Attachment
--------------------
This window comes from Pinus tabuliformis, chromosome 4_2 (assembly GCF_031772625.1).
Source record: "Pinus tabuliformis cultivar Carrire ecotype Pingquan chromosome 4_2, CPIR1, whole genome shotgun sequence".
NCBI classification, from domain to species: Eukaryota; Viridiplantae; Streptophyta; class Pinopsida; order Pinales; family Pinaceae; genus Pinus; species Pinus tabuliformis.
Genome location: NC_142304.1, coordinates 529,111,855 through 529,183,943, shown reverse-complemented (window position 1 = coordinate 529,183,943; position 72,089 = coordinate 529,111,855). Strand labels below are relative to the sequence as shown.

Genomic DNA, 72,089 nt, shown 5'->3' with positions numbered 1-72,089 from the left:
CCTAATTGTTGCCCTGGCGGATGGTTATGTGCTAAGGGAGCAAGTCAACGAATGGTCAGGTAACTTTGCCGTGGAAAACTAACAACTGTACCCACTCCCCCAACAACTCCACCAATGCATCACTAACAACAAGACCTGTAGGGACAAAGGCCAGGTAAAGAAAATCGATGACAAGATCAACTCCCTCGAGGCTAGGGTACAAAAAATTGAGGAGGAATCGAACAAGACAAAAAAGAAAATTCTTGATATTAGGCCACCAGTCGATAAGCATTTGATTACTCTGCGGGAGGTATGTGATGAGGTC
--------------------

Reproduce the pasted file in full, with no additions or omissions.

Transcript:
This window comes from Pinus tabuliformis, chromosome 4_2 (assembly GCF_031772625.1).
Source record: "Pinus tabuliformis cultivar Carrire ecotype Pingquan chromosome 4_2, CPIR1, whole genome shotgun sequence".
NCBI classification, from domain to species: Eukaryota; Viridiplantae; Streptophyta; class Pinopsida; order Pinales; family Pinaceae; genus Pinus; species Pinus tabuliformis.
Genome location: NC_142304.1, coordinates 529,111,855 through 529,183,943, shown reverse-complemented (window position 1 = coordinate 529,183,943; position 72,089 = coordinate 529,111,855). Strand labels below are relative to the sequence as shown.

Genomic DNA, 72,089 nt, shown 5'->3' with positions numbered 1-72,089 from the left:
CCTAATTGTTGCCCTGGCGGATGGTTATGTGCTAAGGGAGCAAGTCAACGAATGGTCAGGTAACTTTGCCGTGGAAAACTAACAACTGTACCCACTCCCCCAACAACTCCACCAATGCATCACTAACAACAAGACCTGTAGGGACAAAGGCCAGGTAAAGAAAATCGATGACAAGATCAACTCCCTCGAGGCTAGGGTACAAAAAATTGAGGAGGAATCGAACAAGACAAAAAAGAAAATTCTTGATATTAGGCCACCAGTCGATAAGCATTTGATTACTCTGCGGGAGGTATGTGATGAGGTC